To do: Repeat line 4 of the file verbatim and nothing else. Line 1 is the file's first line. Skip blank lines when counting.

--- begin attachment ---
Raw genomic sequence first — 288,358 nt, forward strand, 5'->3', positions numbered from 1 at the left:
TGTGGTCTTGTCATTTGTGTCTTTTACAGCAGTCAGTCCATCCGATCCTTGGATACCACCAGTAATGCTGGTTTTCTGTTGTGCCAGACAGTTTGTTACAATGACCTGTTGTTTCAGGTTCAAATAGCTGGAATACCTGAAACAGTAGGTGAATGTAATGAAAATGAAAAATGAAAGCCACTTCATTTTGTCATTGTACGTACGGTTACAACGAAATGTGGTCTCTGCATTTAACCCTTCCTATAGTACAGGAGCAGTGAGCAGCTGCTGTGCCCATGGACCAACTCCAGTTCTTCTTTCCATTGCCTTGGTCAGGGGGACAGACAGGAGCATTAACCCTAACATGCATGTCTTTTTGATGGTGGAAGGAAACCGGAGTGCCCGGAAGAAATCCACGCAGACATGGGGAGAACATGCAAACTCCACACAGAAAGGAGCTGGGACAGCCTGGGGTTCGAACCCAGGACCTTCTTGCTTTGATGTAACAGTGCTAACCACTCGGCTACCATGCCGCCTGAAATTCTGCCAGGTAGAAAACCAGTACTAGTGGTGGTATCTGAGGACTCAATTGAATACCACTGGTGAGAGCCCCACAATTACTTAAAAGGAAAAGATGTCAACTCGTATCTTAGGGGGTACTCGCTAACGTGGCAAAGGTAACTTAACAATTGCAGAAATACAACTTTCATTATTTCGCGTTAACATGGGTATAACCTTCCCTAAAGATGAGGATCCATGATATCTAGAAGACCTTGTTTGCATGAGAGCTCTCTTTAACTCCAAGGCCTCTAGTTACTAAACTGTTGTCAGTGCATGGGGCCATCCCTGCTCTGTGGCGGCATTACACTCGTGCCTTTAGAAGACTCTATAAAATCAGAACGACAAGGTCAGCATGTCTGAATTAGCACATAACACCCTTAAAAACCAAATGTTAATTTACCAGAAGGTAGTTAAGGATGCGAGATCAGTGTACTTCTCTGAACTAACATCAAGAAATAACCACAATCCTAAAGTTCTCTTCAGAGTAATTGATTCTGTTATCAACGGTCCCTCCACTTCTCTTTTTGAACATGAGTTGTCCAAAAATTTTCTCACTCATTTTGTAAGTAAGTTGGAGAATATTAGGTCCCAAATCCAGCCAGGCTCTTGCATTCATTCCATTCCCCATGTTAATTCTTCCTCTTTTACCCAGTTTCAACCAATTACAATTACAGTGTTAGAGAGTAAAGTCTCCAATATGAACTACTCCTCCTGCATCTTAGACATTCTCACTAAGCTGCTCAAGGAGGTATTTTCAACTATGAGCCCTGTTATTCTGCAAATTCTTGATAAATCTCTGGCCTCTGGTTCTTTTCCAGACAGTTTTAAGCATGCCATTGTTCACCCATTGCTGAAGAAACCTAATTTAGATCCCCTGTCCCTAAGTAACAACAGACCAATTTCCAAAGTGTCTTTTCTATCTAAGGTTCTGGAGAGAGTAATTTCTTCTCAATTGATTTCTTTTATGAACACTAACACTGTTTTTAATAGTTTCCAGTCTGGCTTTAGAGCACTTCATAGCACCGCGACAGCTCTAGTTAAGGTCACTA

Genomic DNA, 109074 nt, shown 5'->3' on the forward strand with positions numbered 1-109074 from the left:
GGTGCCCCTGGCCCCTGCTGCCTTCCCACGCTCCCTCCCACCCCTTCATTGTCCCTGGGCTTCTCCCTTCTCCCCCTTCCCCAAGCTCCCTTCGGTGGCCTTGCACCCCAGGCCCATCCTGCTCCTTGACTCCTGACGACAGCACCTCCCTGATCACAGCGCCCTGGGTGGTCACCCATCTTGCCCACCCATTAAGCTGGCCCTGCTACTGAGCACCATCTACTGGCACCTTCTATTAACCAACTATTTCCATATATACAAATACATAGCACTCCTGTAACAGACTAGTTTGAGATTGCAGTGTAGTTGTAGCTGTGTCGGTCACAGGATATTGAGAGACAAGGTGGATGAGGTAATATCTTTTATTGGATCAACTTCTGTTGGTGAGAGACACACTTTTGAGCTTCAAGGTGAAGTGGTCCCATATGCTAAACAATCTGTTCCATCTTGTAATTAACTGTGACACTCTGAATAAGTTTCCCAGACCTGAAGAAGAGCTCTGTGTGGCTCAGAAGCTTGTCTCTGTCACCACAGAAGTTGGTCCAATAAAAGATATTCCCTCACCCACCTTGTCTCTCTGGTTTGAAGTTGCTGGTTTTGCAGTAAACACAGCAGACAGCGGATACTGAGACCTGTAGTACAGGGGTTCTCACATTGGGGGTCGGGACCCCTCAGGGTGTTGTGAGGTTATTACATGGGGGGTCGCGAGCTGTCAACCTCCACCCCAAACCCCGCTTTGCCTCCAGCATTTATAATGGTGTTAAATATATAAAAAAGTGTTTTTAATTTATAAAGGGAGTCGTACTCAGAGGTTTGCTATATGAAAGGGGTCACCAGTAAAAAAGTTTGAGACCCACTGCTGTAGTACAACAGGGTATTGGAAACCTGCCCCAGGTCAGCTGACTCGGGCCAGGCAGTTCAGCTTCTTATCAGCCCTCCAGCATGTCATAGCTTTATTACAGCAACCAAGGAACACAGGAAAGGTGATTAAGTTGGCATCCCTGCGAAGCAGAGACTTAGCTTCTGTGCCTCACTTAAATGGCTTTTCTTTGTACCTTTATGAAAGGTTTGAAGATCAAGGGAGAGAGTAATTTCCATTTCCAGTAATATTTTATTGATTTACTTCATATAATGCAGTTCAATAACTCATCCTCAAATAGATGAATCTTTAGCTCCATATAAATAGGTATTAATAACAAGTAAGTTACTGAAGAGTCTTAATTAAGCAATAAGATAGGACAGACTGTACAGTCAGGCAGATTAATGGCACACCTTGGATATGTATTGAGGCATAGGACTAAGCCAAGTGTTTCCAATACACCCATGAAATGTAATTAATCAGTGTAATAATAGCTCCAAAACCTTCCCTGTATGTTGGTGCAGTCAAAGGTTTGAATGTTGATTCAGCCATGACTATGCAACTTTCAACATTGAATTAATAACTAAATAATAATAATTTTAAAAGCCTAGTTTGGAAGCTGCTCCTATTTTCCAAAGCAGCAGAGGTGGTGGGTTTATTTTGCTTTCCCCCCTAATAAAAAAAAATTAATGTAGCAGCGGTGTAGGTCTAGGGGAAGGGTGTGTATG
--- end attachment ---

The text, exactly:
GGTGCCCCTGGCCCCTGCTGCCTTCCCACGCTCCCTCCCACCCCTTCATTGTCCCTGGGCTTCTCCCTTCTCCCCCTTCCCCAAGCTCCCTTCGGTGGCCTTGCACCCCAGGCCCATCCTGCTCCTTGACTCCTGACGACAGCACCTCCCTGATCACAGCGCCCTGGGTGGTCACCCATCTTGCCCACCCATTAAGCTGGCCCTGCTACTGAGCACCATCTACTGGCACCTTCTATTAACCAACTATTTCCATATATACAAATACATAGCACTCCTGTAACAGACTAGTTTGAGATTGCAGTGTAGTTGTAGCTGTGTCGGTCACAGGATATTGAGAGACAAGGTGGATGAGGTAATATCTTTTATTGGATCAACTTCTGTTGGTGAGAGACACACTTTTGAGCTTCAAGGTGAAGTGGTCCCATATGCTAAACAATCTGTTCCATCTTGTAATTAACTGTGACACTCTGAATAAGTTTCCCAGACCTGAAGAAGAGCTCTGTGTGGCTCAGAAGCTTGTCTCTGTCACCACAGAAGTTGGTCCAATAAAAGATATTCCCTCACCCACCTTGTCTCTCTGGTTTGAAGTTGCTGGTTTTGCAGTAAACACAGCAGACAGCGGATACTGAGACCTGTAGTACAGGGGTTCTCACATTGGGGGTCGGGACCCCTCAGGGTGTTGTGAGGTTATTACATGGGGGGTCGCGAGCTGTCAACCTCCACCCCAAACCCCGCTTTGCCTCCAGCATTTATAATGGTGTTAAATATATAAAAAAGTGTTTTTAATTTATAAAGGGAGTCGTACTCAGAGGTTTGCTATATGAAAGGGGTCACCAGTAAAAAAGTTTGAGACCCACTGCTGTAGTACAACAGGGTATTGGAAACCTGCCCCAGGTCAGCTGACTCGGGCCAGGCAGTTCAGCTTCTTATCAGCCCTCCAGCATGTCATAGCTTTATTACAGCAACCAAGGAACACAGGAAAGGTGATTAAGTTGGCATCCCTGCGAAGCAGAGACTTAGCTTCTGTGCCTCACTTAAATGGCTTTTCTTTGTACCTTTATGAAAGGTTTGAAGATCAAGGGAGAGAGTAATTTCCATTTCCAGTAATATTTTATTGATTTACTTCATATAATGCAGTTCAATAACTCATCCTCAAATAGATGAATCTTTAGCTCCATATAAATAGGTATTAATAACAAGTAAGTTACTGAAGAGTCTTAATTAAGCAATAAGATAGGACAGACTGTACAGTCAGGCAGATTAATGGCACACCTTGGATATGTATTGAGGCATAGGACTAAGCCAAGTGTTTCCAATACACCCATGAAATGTAATTAATCAGTGTAATAATAGCTCCAAAACCTTCCCTGTATGTTGGTGCAGTCAAAGGTTTGAATGTTGATTCAGCCATGACTATGCAACTTTCAACATTGAATTAATAACTAAATAATAATAATTTTAAAAGCCTAGTTTGGAAGCTGCTCCTATTTTCCAAAGCAGCAGAGGTGGTGGGTTTATTTTGCTTTCCCCCCTAATAAAAAAAAATTAATGTAGCAGCGGTGTAGGTCTAGGGGAAGGGTGTGTATG